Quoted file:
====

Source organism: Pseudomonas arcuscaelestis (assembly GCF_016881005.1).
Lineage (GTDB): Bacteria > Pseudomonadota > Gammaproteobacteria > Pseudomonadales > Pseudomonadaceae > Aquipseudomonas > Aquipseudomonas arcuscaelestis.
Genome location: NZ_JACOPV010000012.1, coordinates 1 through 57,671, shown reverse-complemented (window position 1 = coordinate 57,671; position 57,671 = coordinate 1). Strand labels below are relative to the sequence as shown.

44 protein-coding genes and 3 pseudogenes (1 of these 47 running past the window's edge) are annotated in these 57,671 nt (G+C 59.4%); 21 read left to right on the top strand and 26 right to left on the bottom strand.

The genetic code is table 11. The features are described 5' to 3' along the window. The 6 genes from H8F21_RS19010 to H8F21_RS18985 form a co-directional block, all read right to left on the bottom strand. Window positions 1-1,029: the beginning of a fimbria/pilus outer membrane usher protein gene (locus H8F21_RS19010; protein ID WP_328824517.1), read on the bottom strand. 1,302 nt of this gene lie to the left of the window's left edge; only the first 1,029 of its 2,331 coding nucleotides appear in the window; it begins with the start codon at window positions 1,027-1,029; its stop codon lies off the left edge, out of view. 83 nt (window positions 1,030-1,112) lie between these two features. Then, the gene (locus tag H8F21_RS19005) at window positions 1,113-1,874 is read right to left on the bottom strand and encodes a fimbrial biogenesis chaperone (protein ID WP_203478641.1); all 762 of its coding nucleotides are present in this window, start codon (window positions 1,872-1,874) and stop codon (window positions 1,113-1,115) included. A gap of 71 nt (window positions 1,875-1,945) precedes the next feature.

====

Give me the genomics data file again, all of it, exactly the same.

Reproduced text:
Source organism: Pseudomonas arcuscaelestis (assembly GCF_016881005.1).
Lineage (GTDB): Bacteria > Pseudomonadota > Gammaproteobacteria > Pseudomonadales > Pseudomonadaceae > Aquipseudomonas > Aquipseudomonas arcuscaelestis.
Genome location: NZ_JACOPV010000012.1, coordinates 1 through 57,671, shown reverse-complemented (window position 1 = coordinate 57,671; position 57,671 = coordinate 1). Strand labels below are relative to the sequence as shown.

44 protein-coding genes and 3 pseudogenes (1 of these 47 running past the window's edge) are annotated in these 57,671 nt (G+C 59.4%); 21 read left to right on the top strand and 26 right to left on the bottom strand.

The genetic code is table 11. The features are described 5' to 3' along the window. The 6 genes from H8F21_RS19010 to H8F21_RS18985 form a co-directional block, all read right to left on the bottom strand. Window positions 1-1,029: the beginning of a fimbria/pilus outer membrane usher protein gene (locus H8F21_RS19010; protein ID WP_328824517.1), read on the bottom strand. 1,302 nt of this gene lie to the left of the window's left edge; only the first 1,029 of its 2,331 coding nucleotides appear in the window; it begins with the start codon at window positions 1,027-1,029; its stop codon lies off the left edge, out of view. 83 nt (window positions 1,030-1,112) lie between these two features. Then, the gene (locus tag H8F21_RS19005) at window positions 1,113-1,874 is read right to left on the bottom strand and encodes a fimbrial biogenesis chaperone (protein ID WP_203478641.1); all 762 of its coding nucleotides are present in this window, start codon (window positions 1,872-1,874) and stop codon (window positions 1,113-1,115) included. A gap of 71 nt (window positions 1,875-1,945) precedes the next feature.